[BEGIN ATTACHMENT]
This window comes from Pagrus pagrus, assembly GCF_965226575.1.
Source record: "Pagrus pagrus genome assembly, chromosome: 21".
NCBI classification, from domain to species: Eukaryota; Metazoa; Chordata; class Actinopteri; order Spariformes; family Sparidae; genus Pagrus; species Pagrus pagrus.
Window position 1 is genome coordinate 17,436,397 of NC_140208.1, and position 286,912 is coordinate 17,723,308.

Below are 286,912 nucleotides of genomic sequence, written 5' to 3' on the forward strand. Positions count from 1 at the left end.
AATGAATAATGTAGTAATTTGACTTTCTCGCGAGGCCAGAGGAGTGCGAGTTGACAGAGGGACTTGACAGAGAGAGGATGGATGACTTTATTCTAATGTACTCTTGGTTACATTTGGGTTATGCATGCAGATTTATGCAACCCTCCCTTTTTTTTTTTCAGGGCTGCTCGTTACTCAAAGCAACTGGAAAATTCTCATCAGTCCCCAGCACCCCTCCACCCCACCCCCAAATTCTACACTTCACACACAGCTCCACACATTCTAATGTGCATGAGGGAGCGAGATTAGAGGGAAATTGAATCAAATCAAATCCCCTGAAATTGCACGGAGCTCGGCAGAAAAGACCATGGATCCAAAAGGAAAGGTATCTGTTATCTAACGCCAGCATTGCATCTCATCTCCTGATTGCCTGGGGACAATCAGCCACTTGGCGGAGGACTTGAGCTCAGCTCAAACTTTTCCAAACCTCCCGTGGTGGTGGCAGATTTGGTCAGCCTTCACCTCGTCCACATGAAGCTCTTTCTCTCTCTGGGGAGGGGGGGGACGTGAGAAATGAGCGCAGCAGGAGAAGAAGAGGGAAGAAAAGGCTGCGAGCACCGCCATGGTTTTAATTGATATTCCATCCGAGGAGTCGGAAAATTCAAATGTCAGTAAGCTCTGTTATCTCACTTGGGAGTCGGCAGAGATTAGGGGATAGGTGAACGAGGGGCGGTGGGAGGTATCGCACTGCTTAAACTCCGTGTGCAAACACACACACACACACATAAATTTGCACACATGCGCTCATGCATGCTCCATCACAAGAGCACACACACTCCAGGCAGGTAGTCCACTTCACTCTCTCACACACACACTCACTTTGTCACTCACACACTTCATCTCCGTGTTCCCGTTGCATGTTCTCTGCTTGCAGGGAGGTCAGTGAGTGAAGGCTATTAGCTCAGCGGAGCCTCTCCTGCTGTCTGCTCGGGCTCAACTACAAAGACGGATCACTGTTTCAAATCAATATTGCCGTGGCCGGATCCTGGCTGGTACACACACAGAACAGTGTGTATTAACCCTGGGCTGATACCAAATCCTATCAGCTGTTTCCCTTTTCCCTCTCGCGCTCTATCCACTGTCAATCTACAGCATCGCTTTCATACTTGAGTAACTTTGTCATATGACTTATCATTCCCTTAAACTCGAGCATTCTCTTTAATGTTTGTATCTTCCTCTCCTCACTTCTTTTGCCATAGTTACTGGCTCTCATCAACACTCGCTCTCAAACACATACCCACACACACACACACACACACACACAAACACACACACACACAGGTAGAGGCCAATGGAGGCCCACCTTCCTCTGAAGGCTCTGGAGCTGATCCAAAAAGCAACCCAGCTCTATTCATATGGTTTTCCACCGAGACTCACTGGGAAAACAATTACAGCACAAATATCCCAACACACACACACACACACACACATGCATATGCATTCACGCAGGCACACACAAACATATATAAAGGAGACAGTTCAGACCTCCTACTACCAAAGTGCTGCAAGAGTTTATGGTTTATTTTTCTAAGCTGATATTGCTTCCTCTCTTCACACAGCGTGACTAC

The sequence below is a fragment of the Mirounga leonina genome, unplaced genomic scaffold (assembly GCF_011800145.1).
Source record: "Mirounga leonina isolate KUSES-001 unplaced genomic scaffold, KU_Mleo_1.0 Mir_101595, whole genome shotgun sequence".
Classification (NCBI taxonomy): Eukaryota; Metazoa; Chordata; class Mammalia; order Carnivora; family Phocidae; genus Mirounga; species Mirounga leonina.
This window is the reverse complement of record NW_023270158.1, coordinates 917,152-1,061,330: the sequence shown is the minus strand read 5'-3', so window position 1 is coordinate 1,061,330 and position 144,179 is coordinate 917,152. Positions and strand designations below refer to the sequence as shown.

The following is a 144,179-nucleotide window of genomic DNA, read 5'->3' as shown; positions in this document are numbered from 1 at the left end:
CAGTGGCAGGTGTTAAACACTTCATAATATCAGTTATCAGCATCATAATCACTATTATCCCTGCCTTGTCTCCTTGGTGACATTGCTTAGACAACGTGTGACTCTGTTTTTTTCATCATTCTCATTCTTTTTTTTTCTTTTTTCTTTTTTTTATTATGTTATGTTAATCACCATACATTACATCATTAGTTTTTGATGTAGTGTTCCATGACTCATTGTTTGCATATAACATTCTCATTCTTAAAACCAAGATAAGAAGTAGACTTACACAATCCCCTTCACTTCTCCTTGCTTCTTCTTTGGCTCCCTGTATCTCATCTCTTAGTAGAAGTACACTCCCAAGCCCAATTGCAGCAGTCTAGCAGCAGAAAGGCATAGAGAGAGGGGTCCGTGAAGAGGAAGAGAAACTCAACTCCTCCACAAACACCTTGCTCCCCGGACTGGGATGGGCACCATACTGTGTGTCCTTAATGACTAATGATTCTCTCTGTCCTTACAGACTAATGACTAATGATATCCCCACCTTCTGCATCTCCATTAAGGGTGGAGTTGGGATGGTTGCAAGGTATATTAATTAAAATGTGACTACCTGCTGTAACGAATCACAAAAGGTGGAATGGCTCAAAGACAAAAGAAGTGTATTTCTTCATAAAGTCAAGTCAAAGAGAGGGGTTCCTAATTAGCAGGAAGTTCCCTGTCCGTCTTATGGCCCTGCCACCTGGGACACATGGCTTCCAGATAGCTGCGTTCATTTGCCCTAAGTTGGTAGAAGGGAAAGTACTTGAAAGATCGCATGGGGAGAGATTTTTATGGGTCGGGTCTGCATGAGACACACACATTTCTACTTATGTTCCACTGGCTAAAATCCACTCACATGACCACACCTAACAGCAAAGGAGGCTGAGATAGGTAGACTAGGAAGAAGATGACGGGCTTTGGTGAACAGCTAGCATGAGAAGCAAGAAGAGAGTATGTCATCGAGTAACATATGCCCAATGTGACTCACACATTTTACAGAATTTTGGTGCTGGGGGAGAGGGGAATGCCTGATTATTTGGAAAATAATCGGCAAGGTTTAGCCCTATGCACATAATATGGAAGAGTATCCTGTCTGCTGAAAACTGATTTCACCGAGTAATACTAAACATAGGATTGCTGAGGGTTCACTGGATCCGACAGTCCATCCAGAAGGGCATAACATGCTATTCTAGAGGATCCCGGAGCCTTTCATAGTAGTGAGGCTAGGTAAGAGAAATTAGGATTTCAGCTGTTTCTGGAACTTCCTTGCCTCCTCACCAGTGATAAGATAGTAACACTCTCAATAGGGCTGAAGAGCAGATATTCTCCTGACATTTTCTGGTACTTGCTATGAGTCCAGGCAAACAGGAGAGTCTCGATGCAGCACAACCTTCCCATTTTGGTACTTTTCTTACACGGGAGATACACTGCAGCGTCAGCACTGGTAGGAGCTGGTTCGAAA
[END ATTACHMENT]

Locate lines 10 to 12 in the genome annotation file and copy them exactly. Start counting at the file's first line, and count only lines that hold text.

This window is the reverse complement of record NW_023270158.1, coordinates 917,152-1,061,330: the sequence shown is the minus strand read 5'-3', so window position 1 is coordinate 1,061,330 and position 144,179 is coordinate 917,152. Positions and strand designations below refer to the sequence as shown.

The following is a 144,179-nucleotide window of genomic DNA, read 5'->3' as shown; positions in this document are numbered from 1 at the left end:
CAGTGGCAGGTGTTAAACACTTCATAATATCAGTTATCAGCATCATAATCACTATTATCCCTGCCTTGTCTCCTTGGTGACATTGCTTAGACAACGTGTGACTCTGTTTTTTTCATCATTCTCATTCTTTTTTTTTCTTTTTTCTTTTTTTTATTATGTTATGTTAATCACCATACATTACATCATTAGTTTTTGATGTAGTGTTCCATGACTCATTGTTTGCATATAACATTCTCATTCTTAAAACCAAGATAAGAAGTAGACTTACACAATCCCCTTCACTTCTCCTTGCTTCTTCTTTGGCTCCCTGTATCTCATCTCTTAGTAGAAGTACACTCCCAAGCCCAATTGCAGCAGTCTAGCAGCAGAAAGGCATAGAGAGAGGGGTCCGTGAAGAGGAAGAGAAACTCAACTCCTCCACAAACACCTTGCTCCCCGGACTGGGATGGGCACCATACTGTGTGTCCTTAATGACTAATGATTCTCTCTGTCCTTACAGACTAATGACTAATGATATCCCCACCTTCTGCATCTCCATTAAGGGTGGAGTTGGGATGGTTGCAAGGTATATTAATTAAAATGTGACTACCTGCTGTAACGAATCACAAAAGGTGGAATGGCTCAAAGACAAAAGAAGTGTATTTCTTCATAAAGTCAAGTCAAAGAGAGGGGTTCCTAATTAGCAGGAAGTTCCCTGTCCGTCTTATGGCCCTGCCACCTGGGACACATGGCTTCCAGATAGCTGCGTTCATTTGCCCTAAGTTGGTAGAAGGGAAAGTACTTGAAAGATCGCATGGGGAGAGATTTTTATGGGTCGGGTCTGCATGAGACACACACATTTCTACTTATGTTCCACTGGCTAAAATCCACTCACATGACCACACCTAACAGCAAAGGAGGCTGAGATAGGTAGACTAGGAAGAAGATGACGGGCTTTGGTGAACAGCTAGCATGAGAAGCAAGAAGAGAGTATGTCATCGAGTAACATATGCCCAATGTGACTCACACATTTTACAGAATTTTGGTGCTGGGGGAGAGGGGAATGCCTGATTATTTGGAAAATAATCGGCAAGGTTTAGCCCTATGCACATAATATGGAAGAGTATCCTGTCTGCTGAAAACTGATTTCACCGAGTAATACTAAACATAGGATTGCTGAGGGTTCACTGGATCCGACAGTCCATCCAGAAGGGCATAACATGCTATTCTAGAGGATCCCGGAGCCTTTCATAGTAGTGAGGCTAGGTAAGAGAAATTAGGATTTCAGCTGTTTCTGGAACTTCCTTGCCTCCTCACCAGTGATAAGATAGTAACACTCTCAATAGGGCTGAAGAGCAGATATTCTCCTGACATTTTCTGGTACTTGCTATGAGTCCAGGCAAACAGGAGAGTCTCGATGCAGCACAACCTTCCCATTTTGGTACTTTTCTTACACGGGAGATACACTGCAGCGTCAGCACTGGTAGGAGCTGGTTCGAAA